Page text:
Tuesday, November 3, 2009
Convention Center, Exhibit Hall BC, Second Floor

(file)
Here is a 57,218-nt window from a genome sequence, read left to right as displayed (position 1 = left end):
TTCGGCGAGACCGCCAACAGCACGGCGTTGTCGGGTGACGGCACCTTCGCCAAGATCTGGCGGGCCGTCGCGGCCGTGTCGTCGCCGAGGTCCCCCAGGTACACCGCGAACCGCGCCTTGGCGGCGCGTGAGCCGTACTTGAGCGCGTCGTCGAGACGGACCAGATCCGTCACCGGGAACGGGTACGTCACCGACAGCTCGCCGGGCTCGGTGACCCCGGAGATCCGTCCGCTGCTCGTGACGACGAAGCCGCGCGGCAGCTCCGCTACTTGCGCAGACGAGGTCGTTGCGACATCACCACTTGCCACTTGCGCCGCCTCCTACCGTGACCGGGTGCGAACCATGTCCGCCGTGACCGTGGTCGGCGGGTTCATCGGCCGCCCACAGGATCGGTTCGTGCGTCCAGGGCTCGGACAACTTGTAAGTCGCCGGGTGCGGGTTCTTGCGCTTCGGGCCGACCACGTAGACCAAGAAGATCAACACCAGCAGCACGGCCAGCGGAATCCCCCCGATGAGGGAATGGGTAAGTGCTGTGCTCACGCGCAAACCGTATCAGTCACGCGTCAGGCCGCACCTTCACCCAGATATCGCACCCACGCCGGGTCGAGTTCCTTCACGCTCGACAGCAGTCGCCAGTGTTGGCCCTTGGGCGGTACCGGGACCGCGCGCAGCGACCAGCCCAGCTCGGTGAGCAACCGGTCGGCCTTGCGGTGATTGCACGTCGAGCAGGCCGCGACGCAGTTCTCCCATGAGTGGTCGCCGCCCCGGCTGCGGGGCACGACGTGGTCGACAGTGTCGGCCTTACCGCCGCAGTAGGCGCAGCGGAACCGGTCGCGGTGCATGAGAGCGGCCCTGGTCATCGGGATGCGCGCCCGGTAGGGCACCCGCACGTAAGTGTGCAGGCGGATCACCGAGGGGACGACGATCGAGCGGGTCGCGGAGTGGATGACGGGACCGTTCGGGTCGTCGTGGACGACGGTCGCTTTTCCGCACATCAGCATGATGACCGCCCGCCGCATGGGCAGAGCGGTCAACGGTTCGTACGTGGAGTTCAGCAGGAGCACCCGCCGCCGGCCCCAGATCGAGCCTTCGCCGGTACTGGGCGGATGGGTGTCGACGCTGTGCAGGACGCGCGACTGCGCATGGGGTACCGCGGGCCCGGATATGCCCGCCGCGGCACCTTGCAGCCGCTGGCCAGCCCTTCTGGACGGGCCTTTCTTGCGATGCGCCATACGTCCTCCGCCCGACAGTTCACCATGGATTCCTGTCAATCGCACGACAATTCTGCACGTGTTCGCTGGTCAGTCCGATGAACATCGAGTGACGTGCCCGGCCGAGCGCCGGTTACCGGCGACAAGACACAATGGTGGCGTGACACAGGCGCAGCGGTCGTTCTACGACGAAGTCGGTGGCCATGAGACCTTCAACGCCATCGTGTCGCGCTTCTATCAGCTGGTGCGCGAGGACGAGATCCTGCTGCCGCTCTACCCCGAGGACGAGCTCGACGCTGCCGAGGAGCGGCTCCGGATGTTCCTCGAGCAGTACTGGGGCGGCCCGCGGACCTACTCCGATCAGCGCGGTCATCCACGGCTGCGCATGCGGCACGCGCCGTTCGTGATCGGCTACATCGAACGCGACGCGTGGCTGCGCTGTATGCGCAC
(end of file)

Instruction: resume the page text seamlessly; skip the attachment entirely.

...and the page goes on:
Spatial soil variability was characterized to identify the critical limiting factors affecting Florida citrus production and to ameliorate the poor areas of the citrus groves. To achieve this, a citrus grove was divided into five productivity zones based on tree canopy volume using geographic information system software. These five zones were termed as “very poor,” “poor,” “medium,” “good,” and “very good” productivity zones. For characterization of soil chemical, physical, mineralogical and biological properties, six locations were selected from each productivity zone to collect soil samples at four depths (0-15, 15-30, 30-45 and 45-60 cm). The relationships between citrus production and soil properties at four cumulative depths (0-15, 0-30, 0-45 and 0-60 cm) were evaluated using various statistical methods including correlation, stepwise multiple linear regression, partial least squares (PLS) regression, cluster, and discriminant function analyses. Soil organic matter, sand grain coatings, soil color and soil water content at permanent wilting point could explain the large variability in the citrus production and this contribution increased at greater depths. The predictive models developed using PLS regression analysis could explain 45 to 58 % and 54 to 71 % variance for yield and canopy volume, respectively and this variance increased with the increased depth. For amelioration, two greenhouse experiments with sorghum and radish as bioassay crops were used to study productivity zones, water content, soil amendment, and rate of amendment. The results revealed that application of cheap byproducts like phosphatic clay or iron water treatment residuals at 5 % rates can increase water retention and productivity in the poor areas. In addition, applying frequent small irrigations can enhance water availability in the excessively drained sandy soils of the weakest production zones. The results of this study will assist in careful management of soil variability to improve crop production, increase revenue, and reduce potential environmental contamination.